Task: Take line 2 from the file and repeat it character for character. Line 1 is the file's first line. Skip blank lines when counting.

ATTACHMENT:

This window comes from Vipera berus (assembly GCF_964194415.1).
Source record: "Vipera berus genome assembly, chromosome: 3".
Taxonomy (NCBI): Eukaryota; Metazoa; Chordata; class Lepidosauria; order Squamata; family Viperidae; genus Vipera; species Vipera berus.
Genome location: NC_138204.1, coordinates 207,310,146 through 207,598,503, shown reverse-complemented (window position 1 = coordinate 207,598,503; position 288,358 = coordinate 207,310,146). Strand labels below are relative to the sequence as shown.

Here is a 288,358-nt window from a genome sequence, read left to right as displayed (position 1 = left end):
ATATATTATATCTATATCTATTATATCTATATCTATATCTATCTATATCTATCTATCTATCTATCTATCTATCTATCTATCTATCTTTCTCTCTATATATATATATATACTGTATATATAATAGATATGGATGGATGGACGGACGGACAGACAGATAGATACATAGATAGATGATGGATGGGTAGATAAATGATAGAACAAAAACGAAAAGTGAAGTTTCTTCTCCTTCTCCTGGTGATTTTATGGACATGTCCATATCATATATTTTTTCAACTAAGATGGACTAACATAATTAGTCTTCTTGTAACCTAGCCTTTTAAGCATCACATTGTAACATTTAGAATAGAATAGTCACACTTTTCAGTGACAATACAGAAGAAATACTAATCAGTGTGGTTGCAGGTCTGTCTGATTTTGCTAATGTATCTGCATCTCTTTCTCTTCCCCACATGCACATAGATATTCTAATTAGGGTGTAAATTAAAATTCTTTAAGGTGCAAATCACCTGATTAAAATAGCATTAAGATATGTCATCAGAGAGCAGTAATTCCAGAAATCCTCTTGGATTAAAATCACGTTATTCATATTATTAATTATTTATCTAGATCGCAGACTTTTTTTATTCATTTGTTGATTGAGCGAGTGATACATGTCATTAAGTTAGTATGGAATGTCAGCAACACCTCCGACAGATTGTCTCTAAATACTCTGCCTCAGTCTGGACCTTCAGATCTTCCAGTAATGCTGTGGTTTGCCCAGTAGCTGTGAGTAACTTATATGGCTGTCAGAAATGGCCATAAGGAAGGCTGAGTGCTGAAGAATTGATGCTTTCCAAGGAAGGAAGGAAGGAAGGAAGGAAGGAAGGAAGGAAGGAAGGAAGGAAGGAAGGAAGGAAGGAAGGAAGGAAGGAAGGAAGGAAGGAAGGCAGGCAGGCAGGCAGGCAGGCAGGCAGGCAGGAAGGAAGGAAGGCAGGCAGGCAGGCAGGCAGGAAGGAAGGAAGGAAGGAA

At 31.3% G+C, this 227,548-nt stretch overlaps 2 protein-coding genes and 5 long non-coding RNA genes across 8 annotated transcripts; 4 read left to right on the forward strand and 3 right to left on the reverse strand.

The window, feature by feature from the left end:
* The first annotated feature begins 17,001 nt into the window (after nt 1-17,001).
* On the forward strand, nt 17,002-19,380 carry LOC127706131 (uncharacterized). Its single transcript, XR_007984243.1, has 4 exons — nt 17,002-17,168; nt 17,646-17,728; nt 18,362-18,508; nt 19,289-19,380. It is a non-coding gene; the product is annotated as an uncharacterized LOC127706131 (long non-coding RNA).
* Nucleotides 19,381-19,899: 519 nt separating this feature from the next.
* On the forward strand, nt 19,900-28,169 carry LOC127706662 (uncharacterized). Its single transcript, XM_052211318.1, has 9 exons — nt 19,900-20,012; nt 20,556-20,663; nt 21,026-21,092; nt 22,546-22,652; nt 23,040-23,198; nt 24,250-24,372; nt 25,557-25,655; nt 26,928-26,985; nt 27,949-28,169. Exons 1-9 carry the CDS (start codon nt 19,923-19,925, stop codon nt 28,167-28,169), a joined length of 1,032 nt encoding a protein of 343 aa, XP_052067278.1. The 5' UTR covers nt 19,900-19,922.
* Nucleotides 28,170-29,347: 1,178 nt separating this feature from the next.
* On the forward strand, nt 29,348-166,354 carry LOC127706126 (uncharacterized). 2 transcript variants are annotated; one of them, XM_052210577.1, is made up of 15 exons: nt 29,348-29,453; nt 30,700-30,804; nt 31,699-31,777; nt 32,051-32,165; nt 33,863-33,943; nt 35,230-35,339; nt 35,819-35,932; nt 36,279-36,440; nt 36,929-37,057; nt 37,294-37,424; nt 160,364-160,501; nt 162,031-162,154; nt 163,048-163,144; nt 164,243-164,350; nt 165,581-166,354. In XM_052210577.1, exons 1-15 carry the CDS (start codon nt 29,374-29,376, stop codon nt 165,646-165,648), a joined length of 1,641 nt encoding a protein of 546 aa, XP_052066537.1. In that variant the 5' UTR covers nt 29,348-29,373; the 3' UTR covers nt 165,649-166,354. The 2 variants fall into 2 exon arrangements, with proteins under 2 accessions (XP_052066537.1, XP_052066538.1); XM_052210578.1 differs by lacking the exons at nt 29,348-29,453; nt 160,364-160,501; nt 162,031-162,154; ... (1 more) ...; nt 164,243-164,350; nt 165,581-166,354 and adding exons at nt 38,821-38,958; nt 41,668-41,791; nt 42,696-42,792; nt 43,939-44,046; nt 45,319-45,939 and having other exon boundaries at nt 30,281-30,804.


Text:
Source record: "Vipera berus genome assembly, chromosome: 3".